Feeds

Symantec under attack over security patents

Latest virus update debate

  • alert
  • submit to reddit

Choosing a cloud hosting partner with confidence

Symantec has stirred up a controversy in the anti-virus community by filing two patents which cover its method for updating anti-virus software and definitions incrementally.

The patents, filed last year but only publicised this week, concern technology which allows users to download only those incremental virus definitions that are new since their last update, thereby saving time and resources.

Symantec said the patents refer to its "micro-definition architecture" system which is integrated into Norton AntiVirus 2001, Norton AntiVirus 2000 and Norton AntiVirus 5.0, as well as Symantec's corporate anti-virus products. Microdefinitions enable LiveUpdate, Symantec's schedulable and automatic update mechanism, to run up to four times faster.

This makes a lot of sense and indeed technology that works in a similar way is included is technology form McAfee and Trend, to name but two other anti-virus vendors.

It's also worth noting that the ability to download files that allow incremental patching of existing running software has been available for many years on Unix and Linux systems - and what Symantec is doing seems only to be "fine-tweaking" this.

In a statement, Symantec said the patents could also be applied to technology involved in the "update general computer readable files, which may include data files, program files, database files, graphics files, or audio files".

Dan Schrader, former chief security analyst at Trend Micro, said the patents are very broadly drawn and he suggested they had been filled in continuance of legal battle between Symantec and McAfee that has been dragging on for almost ten years.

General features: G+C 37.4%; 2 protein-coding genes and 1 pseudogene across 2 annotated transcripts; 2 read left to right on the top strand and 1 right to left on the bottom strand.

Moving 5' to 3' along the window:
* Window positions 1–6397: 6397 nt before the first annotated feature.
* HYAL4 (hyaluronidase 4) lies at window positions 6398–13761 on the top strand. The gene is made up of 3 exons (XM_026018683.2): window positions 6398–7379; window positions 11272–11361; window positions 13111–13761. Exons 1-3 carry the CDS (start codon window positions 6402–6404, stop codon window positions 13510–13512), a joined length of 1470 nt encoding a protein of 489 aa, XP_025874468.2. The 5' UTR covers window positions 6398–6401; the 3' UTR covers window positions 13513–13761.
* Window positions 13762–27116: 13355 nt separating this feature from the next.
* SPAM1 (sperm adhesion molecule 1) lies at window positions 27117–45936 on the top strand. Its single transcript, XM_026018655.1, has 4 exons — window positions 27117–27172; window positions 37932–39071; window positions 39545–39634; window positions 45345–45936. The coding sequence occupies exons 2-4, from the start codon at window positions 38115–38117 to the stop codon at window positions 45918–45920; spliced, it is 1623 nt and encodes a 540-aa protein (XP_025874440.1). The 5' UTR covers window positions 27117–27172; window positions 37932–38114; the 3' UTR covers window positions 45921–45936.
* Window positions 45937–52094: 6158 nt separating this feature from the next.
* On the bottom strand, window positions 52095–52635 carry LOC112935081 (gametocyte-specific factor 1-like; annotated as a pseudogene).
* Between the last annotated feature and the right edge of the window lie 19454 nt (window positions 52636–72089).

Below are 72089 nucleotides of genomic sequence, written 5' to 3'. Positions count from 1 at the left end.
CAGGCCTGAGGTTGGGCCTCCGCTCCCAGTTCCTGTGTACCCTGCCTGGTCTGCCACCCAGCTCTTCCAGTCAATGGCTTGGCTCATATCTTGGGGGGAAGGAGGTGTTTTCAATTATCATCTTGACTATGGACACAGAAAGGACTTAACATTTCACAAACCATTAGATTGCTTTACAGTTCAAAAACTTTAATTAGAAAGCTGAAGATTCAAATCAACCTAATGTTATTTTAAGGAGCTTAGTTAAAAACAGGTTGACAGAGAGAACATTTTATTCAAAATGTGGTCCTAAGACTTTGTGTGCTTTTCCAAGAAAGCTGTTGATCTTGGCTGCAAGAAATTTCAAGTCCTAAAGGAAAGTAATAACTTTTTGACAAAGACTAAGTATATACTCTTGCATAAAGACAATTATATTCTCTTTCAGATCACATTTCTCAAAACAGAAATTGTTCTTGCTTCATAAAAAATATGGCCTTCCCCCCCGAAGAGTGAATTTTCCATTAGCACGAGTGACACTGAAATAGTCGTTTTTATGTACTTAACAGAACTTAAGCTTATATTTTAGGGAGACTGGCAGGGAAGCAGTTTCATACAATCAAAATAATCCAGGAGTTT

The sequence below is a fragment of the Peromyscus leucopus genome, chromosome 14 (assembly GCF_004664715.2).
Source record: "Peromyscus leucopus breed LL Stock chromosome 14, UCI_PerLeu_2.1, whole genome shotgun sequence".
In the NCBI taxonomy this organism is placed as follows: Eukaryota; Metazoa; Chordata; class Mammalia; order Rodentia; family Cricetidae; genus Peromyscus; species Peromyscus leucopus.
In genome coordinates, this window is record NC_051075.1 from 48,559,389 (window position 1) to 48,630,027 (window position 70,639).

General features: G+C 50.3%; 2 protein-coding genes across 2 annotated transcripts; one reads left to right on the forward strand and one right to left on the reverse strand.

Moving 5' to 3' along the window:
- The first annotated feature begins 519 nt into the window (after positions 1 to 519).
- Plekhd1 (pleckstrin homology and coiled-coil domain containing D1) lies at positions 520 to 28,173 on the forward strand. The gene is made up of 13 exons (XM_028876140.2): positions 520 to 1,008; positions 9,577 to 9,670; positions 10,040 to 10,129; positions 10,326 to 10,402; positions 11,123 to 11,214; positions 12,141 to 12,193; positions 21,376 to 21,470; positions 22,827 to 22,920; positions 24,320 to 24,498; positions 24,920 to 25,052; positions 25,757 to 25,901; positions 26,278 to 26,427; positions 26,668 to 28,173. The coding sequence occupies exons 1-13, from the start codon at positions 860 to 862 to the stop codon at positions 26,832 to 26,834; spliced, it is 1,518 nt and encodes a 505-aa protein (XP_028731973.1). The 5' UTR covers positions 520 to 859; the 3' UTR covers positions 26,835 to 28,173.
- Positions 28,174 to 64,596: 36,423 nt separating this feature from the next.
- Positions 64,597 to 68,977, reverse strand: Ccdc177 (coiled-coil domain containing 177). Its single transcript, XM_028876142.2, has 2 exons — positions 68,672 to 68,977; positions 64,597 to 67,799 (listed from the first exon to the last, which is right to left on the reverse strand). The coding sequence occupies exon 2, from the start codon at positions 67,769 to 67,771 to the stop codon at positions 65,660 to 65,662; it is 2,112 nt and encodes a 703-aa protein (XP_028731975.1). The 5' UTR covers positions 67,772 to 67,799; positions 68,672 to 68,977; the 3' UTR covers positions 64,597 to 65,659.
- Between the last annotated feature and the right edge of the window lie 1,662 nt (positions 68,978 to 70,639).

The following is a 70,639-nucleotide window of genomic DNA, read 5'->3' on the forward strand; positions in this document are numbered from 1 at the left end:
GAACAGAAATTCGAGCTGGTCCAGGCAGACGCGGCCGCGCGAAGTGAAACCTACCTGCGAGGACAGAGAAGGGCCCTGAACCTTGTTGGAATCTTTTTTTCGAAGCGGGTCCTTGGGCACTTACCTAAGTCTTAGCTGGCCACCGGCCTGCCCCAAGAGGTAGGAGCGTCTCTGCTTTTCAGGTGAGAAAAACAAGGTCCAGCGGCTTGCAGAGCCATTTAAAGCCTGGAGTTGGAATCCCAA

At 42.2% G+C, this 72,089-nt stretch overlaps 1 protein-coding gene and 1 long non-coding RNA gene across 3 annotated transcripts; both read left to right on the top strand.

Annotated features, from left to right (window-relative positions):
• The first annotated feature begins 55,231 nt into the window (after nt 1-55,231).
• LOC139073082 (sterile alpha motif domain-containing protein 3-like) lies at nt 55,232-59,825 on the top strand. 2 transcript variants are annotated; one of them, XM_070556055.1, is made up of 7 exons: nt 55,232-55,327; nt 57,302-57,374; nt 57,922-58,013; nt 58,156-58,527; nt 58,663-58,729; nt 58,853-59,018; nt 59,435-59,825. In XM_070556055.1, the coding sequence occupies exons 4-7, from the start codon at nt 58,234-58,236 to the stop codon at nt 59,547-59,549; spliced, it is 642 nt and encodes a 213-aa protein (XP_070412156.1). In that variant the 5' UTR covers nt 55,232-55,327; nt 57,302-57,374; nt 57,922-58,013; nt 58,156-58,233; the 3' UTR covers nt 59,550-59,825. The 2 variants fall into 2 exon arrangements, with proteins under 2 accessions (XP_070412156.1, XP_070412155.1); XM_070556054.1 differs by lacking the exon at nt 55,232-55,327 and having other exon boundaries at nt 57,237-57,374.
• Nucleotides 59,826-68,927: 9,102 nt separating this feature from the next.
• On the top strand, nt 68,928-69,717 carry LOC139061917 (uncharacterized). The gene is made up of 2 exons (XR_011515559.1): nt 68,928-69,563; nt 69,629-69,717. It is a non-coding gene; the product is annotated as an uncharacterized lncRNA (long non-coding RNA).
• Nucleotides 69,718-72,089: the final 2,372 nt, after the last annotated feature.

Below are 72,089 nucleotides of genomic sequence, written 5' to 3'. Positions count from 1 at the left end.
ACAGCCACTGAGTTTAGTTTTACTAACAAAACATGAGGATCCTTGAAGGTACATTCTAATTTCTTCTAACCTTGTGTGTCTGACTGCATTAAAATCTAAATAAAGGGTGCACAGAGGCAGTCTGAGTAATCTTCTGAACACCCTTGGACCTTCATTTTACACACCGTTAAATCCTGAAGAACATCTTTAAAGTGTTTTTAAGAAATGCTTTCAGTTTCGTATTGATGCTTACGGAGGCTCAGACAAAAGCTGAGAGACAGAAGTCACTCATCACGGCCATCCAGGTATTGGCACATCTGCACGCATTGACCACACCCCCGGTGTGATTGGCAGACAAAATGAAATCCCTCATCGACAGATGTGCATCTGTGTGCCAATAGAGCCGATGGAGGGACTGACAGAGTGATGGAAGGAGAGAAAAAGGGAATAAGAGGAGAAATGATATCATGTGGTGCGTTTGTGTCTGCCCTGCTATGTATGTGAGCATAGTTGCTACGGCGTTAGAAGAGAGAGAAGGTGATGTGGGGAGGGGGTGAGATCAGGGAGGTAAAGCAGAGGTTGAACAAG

"These are broad sweeping claims but its possible the patents would affect the incremental updates that are used by other vendors," said Shrader. "Patents are normally very broad and through litigation they are whittled down, really this just a continuation of the bad blood between McAfee and Symantec."

Graham Cluley, senior technology consultant at Sophos, said: "I don't believe this will hold water - you can do incremental updates in various ways. The patents don't come to much."

Symantec admits that software updating is old hat but claims that it is patenting technology which takes a different approach to the problem.

For anybody interested in taking a closer look at the patents look up US patent US6052531 for multi-tiered incremental software updating technology and patent US6167407 for backtracked incremental updating. ®

External Links

Symantec's press release on the patents
Symantec's patent

Related stories

Anti-virus becoming less important than content control
Encryption vs anti-virus
Users haven't learned any lessons from the Love Bug
Search engine veteran poo-poos AltaVista patent claims

Internet Security Threat Report 2014

More from The Register

next story
FYI: OS X Yosemite's Spotlight tells Apple EVERYTHING you're looking for
It's on by default – didn't you read the small print?
Russian hackers exploit 'Sandworm' bug 'to spy on NATO, EU PCs'
Fix imminent from Microsoft for Vista, Server 2008, other stuff
Edward who? GCHQ boss dodges Snowden topic during last speech
UK spies would rather 'walk' than do 'mass surveillance'
Microsoft pulls another dodgy patch
Redmond makes a hash of hashing add-on
NOT OK GOOGLE: Android images can conceal code
It's been fixed, but hordes won't have applied the upgrade
'LulzSec leader Aush0k' found to be naughty boy not worthy of jail
15 months home detention leaves egg on feds' faces as they grab for more power
China is ALREADY spying on Apple iCloud users, claims watchdog
Attack harvests users' info at iPhone 6 launch
prev story

Whitepapers

Forging a new future with identity relationship management
Learn about ForgeRock's next generation IRM platform and how it is designed to empower CEOS's and enterprises to engage with consumers.
Why and how to choose the right cloud vendor
The benefits of cloud-based storage in your processes. Eliminate onsite, disk-based backup and archiving in favor of cloud-based data protection.
Three 1TB solid state scorchers up for grabs
Big SSDs can be expensive but think big and think free because you could be the lucky winner of one of three 1TB Samsung SSD 840 EVO drives that we’re giving away worth over £300 apiece.
Reg Reader Research: SaaS based Email and Office Productivity Tools
Read this Reg reader report which provides advice and guidance for SMBs towards the use of SaaS based email and Office productivity tools.
Security for virtualized datacentres
Legacy security solutions are inefficient due to the architectural differences between physical and virtual environments.